• Welcome to our site! Electro Tech is an online community (with over 170,000 members) who enjoy talking about and building electronic circuits, projects and gadgets. To participate you need to register. Registration is free. Click here to register now.

4066 Analog switch reliability

Status
Not open for further replies.

prprog

Member
The sensor is formed by a series of copper trace that do not touch. A resistance material is put over the sensor so, when it is press the resistance is lower and a voltage generated and detected by the Comparator (LM339).
The voltage activates the 4066 analog switch. If I don't used the .047uf capacitor the switching is unreliable. It fluctuates on-off.

With the .047uf cap it works better. It doesn’t fluctuate...but the switching is not fast enough. [I try a small Capacitor value and the erratic on-off behavior continues. A large cap value takes to long to activate the switch. (The 4066 substitutes a piano keyboard - this is how I know that its behavior is not fast enough). I believed this is because of the charging/discharge time of the cap. What can I do to make it switch faster?

(the control input lines off the 4066 are connected to ground. Also the inputs of the LM339.)

Thanks,
 

Attachments

Last edited:

ecerfoglio

New Member
Instead of the capacitor (and its RC time constant) you may add histeresis to the comparator circuit.

Use a large value resistor between the comparator's output and its "+" input.

If the "+" input is the one attached to the sensor (1MΩ to ground) try 10MΩ, if the "+" input is the reference divider (two 100KΩ) try something like 470KΩ to 1MΩ.
 
Last edited:

Roff

Well-Known Member
I agree with ecerfoglio. You need hysteresis.
I would try to do it like this. It should work, if the resistance of your touch pad will go low enough. If not, you could try changing the 1Meg to a larger value. I built in lots of hysteresis for noise immunity, but you still might need a small capacitor across your touch pad, because your body will probably pick up noise from the mains.
 

Attachments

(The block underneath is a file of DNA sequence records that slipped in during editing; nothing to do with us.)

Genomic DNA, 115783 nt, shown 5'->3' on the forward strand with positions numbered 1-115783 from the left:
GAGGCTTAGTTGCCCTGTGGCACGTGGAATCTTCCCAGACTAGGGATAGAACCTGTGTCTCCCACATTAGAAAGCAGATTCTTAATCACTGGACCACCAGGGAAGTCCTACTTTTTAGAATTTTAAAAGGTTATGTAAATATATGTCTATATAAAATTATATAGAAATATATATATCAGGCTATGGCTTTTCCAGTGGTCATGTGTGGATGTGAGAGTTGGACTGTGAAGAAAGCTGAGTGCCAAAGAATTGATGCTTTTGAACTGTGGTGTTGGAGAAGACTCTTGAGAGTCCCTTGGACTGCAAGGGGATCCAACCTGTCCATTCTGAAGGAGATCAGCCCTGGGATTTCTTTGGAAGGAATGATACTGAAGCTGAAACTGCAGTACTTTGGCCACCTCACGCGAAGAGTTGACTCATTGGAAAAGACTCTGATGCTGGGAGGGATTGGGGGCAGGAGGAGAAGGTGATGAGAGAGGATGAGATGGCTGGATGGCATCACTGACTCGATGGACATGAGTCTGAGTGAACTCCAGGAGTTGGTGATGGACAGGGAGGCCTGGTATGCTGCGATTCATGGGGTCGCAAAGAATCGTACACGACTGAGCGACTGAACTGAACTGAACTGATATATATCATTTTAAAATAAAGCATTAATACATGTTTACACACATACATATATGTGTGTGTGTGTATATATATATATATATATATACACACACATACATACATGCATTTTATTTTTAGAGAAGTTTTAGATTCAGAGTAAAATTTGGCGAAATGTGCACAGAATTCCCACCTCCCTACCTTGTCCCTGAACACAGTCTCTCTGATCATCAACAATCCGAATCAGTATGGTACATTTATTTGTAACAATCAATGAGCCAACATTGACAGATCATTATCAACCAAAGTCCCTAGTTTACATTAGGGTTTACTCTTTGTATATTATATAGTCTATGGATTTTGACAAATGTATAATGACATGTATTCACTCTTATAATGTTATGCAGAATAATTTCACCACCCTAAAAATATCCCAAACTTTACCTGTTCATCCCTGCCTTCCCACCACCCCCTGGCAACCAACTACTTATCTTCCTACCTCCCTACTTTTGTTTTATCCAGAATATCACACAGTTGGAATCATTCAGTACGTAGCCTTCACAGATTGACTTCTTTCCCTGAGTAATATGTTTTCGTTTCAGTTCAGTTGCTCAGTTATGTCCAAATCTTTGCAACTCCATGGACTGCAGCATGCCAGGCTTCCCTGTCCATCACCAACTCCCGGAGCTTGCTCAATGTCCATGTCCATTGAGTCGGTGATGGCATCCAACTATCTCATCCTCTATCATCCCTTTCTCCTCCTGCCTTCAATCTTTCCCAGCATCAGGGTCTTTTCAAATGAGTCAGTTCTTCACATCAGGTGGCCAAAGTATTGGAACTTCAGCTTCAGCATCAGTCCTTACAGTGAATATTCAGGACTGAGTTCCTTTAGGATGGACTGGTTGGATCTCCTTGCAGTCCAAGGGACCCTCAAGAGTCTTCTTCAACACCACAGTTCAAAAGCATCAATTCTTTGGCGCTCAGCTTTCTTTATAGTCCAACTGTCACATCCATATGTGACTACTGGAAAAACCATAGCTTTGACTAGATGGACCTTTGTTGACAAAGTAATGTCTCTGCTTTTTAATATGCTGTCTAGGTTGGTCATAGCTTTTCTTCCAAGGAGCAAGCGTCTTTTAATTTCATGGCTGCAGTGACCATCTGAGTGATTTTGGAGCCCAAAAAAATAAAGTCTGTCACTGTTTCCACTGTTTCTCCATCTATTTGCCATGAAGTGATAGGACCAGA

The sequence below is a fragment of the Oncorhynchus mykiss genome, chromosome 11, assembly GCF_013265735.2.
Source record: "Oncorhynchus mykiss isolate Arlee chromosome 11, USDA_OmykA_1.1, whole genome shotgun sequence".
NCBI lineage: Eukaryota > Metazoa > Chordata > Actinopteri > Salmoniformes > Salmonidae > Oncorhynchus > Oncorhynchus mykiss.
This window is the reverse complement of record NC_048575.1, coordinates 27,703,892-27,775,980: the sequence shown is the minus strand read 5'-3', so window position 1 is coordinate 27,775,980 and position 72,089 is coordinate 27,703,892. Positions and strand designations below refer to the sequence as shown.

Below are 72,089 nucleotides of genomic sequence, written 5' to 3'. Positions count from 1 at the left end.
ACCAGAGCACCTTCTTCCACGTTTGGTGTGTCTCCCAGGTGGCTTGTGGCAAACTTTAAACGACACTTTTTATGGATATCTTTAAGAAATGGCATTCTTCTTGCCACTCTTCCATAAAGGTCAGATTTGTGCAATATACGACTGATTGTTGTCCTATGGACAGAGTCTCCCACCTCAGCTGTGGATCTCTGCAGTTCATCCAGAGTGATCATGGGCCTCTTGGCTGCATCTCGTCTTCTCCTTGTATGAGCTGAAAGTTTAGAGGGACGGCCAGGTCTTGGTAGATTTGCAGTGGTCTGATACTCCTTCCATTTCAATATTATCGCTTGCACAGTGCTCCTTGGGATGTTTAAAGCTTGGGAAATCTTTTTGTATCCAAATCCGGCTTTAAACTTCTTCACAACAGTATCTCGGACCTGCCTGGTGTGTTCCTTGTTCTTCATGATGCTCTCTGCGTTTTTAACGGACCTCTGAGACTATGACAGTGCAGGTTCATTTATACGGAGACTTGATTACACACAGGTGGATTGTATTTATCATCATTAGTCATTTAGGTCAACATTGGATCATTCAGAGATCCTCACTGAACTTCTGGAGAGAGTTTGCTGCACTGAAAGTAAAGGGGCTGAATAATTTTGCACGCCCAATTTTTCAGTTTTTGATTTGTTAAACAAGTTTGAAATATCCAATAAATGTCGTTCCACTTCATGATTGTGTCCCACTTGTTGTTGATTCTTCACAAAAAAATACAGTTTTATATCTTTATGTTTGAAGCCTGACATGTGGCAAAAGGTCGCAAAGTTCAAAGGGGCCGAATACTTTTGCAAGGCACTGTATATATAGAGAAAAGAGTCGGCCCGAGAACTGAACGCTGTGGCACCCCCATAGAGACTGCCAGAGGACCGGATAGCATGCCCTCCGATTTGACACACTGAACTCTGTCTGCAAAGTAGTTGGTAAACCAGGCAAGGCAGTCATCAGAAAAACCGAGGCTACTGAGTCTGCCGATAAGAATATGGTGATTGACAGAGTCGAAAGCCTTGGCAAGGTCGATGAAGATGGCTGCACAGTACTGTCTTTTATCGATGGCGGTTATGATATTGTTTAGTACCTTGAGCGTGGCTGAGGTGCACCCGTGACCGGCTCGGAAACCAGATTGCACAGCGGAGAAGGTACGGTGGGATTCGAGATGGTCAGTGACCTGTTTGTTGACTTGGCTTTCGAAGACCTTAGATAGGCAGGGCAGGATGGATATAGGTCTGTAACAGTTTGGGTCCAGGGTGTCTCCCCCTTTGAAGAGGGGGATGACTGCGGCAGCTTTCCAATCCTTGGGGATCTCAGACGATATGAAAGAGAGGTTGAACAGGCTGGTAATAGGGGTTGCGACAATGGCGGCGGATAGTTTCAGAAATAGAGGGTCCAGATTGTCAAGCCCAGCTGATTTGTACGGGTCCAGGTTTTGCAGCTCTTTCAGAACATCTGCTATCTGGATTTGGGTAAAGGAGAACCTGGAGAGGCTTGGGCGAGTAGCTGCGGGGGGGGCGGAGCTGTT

audioguru

Well-Known Member
Most Helpful Member
The original circuit had the 100k and 10k resistors as negative feedback. A comparator must never have negative feedback because it is not frequency compensated like an opamp.
A comparator oscillates at a high frequency with negative feedback.
 

Roff

Well-Known Member
The original circuit had the 100k and 10k resistors as negative feedback. A comparator must never have negative feedback because it is not frequency compensated like an opamp.
A comparator oscillates at a high frequency with negative feedback.
Look again. Pin 3 is Vcc.:p
 

prprog

Member
I agree with ecerfoglio. You need hysteresis.
I would try to do it like this. It should work, if the resistance of your touch pad will go low enough. If not, you could try changing the 1Meg to a larger value. I built in lots of hysteresis for noise immunity, but you still might need a small capacitor across your touch pad, because your body will probably pick up noise from the mains.
Thanks a lot ecerfoglio (Muchas gracias). I try a small cap .047 uf and the noise was gone. I also try the hysteresis suggestion - but it did not make to much of a difference. In summary it work now, but the switching is not fast enough. Any suggestions?

Thanks,
 

Roff

Well-Known Member
Thanks a lot ecerfoglio (Muchas gracias). I try a small cap .047 uf and the noise was gone. I also try the hysteresis suggestion - but it did not make to much of a difference. In summary it work now, but the switching is not fast enough. Any suggestions?

Thanks,
Did you try the circuit changes I suggested?
 

prprog

Member
Did you try the circuit changes I suggested?